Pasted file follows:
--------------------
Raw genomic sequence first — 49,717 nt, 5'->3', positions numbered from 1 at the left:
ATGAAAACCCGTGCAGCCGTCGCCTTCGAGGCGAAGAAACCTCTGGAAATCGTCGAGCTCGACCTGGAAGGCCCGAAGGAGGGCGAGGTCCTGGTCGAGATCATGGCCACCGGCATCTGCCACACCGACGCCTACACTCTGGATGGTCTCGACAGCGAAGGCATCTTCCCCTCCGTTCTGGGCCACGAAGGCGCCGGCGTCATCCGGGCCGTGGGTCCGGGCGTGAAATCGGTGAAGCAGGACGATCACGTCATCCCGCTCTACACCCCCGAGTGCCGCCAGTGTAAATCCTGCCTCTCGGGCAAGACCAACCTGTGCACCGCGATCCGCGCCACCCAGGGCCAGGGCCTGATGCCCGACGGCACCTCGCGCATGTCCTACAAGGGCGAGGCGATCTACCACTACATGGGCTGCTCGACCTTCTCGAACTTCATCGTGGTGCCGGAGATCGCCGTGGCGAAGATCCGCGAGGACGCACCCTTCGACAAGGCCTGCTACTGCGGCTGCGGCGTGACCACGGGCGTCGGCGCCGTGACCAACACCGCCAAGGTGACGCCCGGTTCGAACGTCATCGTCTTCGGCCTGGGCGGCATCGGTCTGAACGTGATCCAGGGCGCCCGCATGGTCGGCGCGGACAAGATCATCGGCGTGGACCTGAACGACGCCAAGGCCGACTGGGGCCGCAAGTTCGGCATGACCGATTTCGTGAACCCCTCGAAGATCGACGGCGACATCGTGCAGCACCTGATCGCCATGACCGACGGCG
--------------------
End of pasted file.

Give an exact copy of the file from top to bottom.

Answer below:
Raw genomic sequence first — 49,717 nt, 5'->3', positions numbered from 1 at the left:
ATGAAAACCCGTGCAGCCGTCGCCTTCGAGGCGAAGAAACCTCTGGAAATCGTCGAGCTCGACCTGGAAGGCCCGAAGGAGGGCGAGGTCCTGGTCGAGATCATGGCCACCGGCATCTGCCACACCGACGCCTACACTCTGGATGGTCTCGACAGCGAAGGCATCTTCCCCTCCGTTCTGGGCCACGAAGGCGCCGGCGTCATCCGGGCCGTGGGTCCGGGCGTGAAATCGGTGAAGCAGGACGATCACGTCATCCCGCTCTACACCCCCGAGTGCCGCCAGTGTAAATCCTGCCTCTCGGGCAAGACCAACCTGTGCACCGCGATCCGCGCCACCCAGGGCCAGGGCCTGATGCCCGACGGCACCTCGCGCATGTCCTACAAGGGCGAGGCGATCTACCACTACATGGGCTGCTCGACCTTCTCGAACTTCATCGTGGTGCCGGAGATCGCCGTGGCGAAGATCCGCGAGGACGCACCCTTCGACAAGGCCTGCTACTGCGGCTGCGGCGTGACCACGGGCGTCGGCGCCGTGACCAACACCGCCAAGGTGACGCCCGGTTCGAACGTCATCGTCTTCGGCCTGGGCGGCATCGGTCTGAACGTGATCCAGGGCGCCCGCATGGTCGGCGCGGACAAGATCATCGGCGTGGACCTGAACGACGCCAAGGCCGACTGGGGCCGCAAGTTCGGCATGACCGATTTCGTGAACCCCTCGAAGATCGACGGCGACATCGTGCAGCACCTGATCGCCATGACCGACGGCG